Profile: MANUEL SAIZ artist Last Update:November 8, 2014

Manuel Saiz, Parallel Universes Meet at Infinity, 2004

Berlin-based Spanish artist Manuel Saiz has pursued a multidimensional practice since the 1980s, working initially in painting, sculpture, and photography before focusing on video and media installations from the mid-90s on.

The unifying thread in his diverse oeuvre is its conceptual and experimental nature, through which the artist pursues a critical interest in language and perception. Saiz’s work is equally characterized by its playful humour and economy of means, recalling the 1970s work of John Baldessari, Michael Snow, and others who pioneered the use of video as a way to challenge the passivity of the viewer. However, his is a uniquely contemporary take on video, performance, and publication — one which is global in scope, informed by networks and the digital/virtual realm, and interested in investigating physical and temporal spaces different from those conventionally understood to derive from an objective reality.

Saiz has regularly presented and exhibited his work on the international stage, with early work being featured at the Sao Paulo Biennale (1989) and in Artificial Nature (1990), an exhibition curated by Jeffrey Deitch for the Deste Foundation in Athens. After moving to London, Saiz initiated his focus on video and media installations with Video Hacking, a work that received an honourable mention at the 1998 Hamburger Short Film Festival. Being Luis Porcar, his widely screened video production from 2005, received first prize at the Winterthur Kurtzfilm Festival and a special mention at Transmediale 06.

Other venues and festivals which have featured Saiz’s video works include the Reina Sofia Art Centre (Madrid), Impakt Festival (Utrecht), EMAF (Osnabrück), VideoFormes (Clermont-Ferrand), World Wide Video Festival (Amsterdam), Rencontres International (Madrid/Paris/Berlin), and the London Film Festival. His installations have been exhibited at the Intercommunication Center (Tokyo), Transmediale (Berlin), Whitechapel Gallery (London), and ICA London.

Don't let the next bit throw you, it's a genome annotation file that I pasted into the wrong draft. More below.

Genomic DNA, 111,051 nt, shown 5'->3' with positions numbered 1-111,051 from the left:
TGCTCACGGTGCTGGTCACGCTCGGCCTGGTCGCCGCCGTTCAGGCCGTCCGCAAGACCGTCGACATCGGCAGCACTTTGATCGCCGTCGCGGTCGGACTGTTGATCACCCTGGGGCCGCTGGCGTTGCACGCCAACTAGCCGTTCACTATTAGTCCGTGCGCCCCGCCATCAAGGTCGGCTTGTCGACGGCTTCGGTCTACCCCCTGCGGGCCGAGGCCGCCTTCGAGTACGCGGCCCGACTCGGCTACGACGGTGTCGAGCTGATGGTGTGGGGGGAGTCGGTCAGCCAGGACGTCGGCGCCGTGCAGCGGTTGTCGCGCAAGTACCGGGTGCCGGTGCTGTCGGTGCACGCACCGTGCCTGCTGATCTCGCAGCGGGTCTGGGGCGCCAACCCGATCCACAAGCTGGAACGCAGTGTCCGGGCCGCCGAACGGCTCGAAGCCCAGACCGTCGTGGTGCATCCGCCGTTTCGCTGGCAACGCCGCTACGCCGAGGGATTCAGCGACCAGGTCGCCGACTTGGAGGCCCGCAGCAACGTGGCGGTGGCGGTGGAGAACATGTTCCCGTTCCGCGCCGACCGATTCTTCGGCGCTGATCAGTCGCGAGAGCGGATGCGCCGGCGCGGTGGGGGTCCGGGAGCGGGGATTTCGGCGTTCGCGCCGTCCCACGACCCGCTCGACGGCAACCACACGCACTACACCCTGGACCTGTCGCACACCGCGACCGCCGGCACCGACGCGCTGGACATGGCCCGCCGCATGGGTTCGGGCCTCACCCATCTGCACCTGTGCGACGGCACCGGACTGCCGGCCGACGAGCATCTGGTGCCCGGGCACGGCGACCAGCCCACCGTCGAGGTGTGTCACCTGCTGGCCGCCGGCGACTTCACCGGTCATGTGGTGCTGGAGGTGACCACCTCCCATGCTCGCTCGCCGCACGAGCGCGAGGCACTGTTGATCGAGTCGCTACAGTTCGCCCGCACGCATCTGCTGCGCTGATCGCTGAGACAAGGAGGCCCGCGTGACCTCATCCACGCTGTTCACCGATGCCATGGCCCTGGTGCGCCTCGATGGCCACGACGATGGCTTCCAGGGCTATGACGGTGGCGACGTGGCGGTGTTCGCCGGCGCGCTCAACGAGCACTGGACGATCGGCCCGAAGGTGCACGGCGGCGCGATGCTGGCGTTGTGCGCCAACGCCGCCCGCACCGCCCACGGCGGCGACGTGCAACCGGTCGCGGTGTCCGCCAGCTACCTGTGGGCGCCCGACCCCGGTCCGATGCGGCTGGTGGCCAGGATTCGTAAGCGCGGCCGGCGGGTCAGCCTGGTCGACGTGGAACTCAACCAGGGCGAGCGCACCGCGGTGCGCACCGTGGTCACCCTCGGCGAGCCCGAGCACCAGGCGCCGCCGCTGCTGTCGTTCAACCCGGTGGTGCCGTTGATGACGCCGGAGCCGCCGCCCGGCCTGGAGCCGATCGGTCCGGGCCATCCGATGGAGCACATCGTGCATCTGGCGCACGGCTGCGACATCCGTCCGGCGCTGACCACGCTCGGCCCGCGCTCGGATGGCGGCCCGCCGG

In 2009 Saiz was awarded a nine-month fellowship at the Spanish Academy in Rome, and he has created artist projects for internationally-known venues such as the Tate Modern, Hara Museum (Tokyo), and El Raval (Barcelona). His many publications include True Art Lovers | 101 Key Ideas (2013) and 101 Excuses: How Art Legitimizes Itself (2009).

Click for a full list of projects, publications, and his complete CV (PDF).

image: Parallel Universes Meet at Infinity (still composite), 2004, Two-channel video installation, 12 minutes

Selected Work

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Art is not a way to produce objects, or a way to produce knowledge, as many institutionalized views might affirm. It is not a way of destroying objects or knowledge, as it is suggested in some theories of economy of sacrifice and excess. I live it as a pulse, an urge of achieving something extraordinary, a break of language flow, an experience of truth. All experiences of truth are speechless and in proximity to death.

Selected Publications True Art Lovers: 101 Key Ideas, 2013 Publication by Manuel Saiz. Published by One True Art Books. 114 pages. 24 24 Hour Psycho Sequels, 2012 Publication by Manuel Saiz. Published by Art and Consequences. 60 pages. Train Time Zeit Zug (TTZZ), 2011 150 min documentary on DVD and book with map by Manuel Saiz. 168 pages. A Colossal Blog, 2010 Publication by Manuel Saiz with introductions by Mary Beard, Harry Eyres, and Carla Subrizi. Published by Decreated Books. 204 pages. 101 Excuses: How Art Legitimises Itself, 2009 Publication by Manuel Saiz. Published by Decreated Books. 144 pages. Parallel Universes, 2008 Manuel Saiz interviewed by Cecila Canziani. Photography by Alejandro Pujol. Published by Galeria Moriarty, Madrid. 32 pages. Artist's website